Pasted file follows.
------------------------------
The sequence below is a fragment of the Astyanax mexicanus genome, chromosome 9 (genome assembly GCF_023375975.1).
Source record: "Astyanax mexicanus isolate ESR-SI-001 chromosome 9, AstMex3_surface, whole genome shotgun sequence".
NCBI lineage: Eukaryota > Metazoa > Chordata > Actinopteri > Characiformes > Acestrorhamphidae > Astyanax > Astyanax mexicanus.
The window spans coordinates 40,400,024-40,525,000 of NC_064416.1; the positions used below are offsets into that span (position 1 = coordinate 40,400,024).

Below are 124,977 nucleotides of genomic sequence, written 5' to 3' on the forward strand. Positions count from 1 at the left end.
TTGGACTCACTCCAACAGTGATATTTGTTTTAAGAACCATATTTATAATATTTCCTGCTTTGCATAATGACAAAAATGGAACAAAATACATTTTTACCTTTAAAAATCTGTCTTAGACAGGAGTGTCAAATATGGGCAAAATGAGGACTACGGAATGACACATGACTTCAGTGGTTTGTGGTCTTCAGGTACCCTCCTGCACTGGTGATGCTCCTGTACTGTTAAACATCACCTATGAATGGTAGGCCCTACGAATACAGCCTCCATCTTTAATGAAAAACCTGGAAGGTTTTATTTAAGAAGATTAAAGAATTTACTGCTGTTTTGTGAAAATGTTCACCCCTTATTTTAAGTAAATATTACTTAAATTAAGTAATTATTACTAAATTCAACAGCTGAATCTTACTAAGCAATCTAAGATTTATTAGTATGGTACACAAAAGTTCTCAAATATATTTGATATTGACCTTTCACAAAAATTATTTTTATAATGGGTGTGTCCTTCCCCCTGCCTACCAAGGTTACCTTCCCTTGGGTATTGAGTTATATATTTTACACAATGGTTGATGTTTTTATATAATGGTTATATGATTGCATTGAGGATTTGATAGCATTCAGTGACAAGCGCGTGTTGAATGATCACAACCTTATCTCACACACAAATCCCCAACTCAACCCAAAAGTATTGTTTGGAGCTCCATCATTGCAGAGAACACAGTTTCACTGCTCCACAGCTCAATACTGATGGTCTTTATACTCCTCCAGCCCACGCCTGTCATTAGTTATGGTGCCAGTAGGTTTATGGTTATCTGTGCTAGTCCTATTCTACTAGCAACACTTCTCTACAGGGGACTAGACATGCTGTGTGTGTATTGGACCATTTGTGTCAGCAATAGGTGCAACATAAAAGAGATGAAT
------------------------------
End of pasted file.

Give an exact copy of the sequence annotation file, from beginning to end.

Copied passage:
The sequence below is a fragment of the Astyanax mexicanus genome, chromosome 9 (genome assembly GCF_023375975.1).
Source record: "Astyanax mexicanus isolate ESR-SI-001 chromosome 9, AstMex3_surface, whole genome shotgun sequence".
NCBI lineage: Eukaryota > Metazoa > Chordata > Actinopteri > Characiformes > Acestrorhamphidae > Astyanax > Astyanax mexicanus.
The window spans coordinates 40,400,024-40,525,000 of NC_064416.1; the positions used below are offsets into that span (position 1 = coordinate 40,400,024).

Below are 124,977 nucleotides of genomic sequence, written 5' to 3' on the forward strand. Positions count from 1 at the left end.
TTGGACTCACTCCAACAGTGATATTTGTTTTAAGAACCATATTTATAATATTTCCTGCTTTGCATAATGACAAAAATGGAACAAAATACATTTTTACCTTTAAAAATCTGTCTTAGACAGGAGTGTCAAATATGGGCAAAATGAGGACTACGGAATGACACATGACTTCAGTGGTTTGTGGTCTTCAGGTACCCTCCTGCACTGGTGATGCTCCTGTACTGTTAAACATCACCTATGAATGGTAGGCCCTACGAATACAGCCTCCATCTTTAATGAAAAACCTGGAAGGTTTTATTTAAGAAGATTAAAGAATTTACTGCTGTTTTGTGAAAATGTTCACCCCTTATTTTAAGTAAATATTACTTAAATTAAGTAATTATTACTAAATTCAACAGCTGAATCTTACTAAGCAATCTAAGATTTATTAGTATGGTACACAAAAGTTCTCAAATATATTTGATATTGACCTTTCACAAAAATTATTTTTATAATGGGTGTGTCCTTCCCCCTGCCTACCAAGGTTACCTTCCCTTGGGTATTGAGTTATATATTTTACACAATGGTTGATGTTTTTATATAATGGTTATATGATTGCATTGAGGATTTGATAGCATTCAGTGACAAGCGCGTGTTGAATGATCACAACCTTATCTCACACACAAATCCCCAACTCAACCCAAAAGTATTGTTTGGAGCTCCATCATTGCAGAGAACACAGTTTCACTGCTCCACAGCTCAATACTGATGGTCTTTATACTCCTCCAGCCCACGCCTGTCATTAGTTATGGTGCCAGTAGGTTTATGGTTATCTGTGCTAGTCCTATTCTACTAGCAACACTTCTCTACAGGGGACTAGACATGCTGTGTGTGTATTGGACCATTTGTGTCAGCAATAGGTGCAACATAAAAGAGATGAAT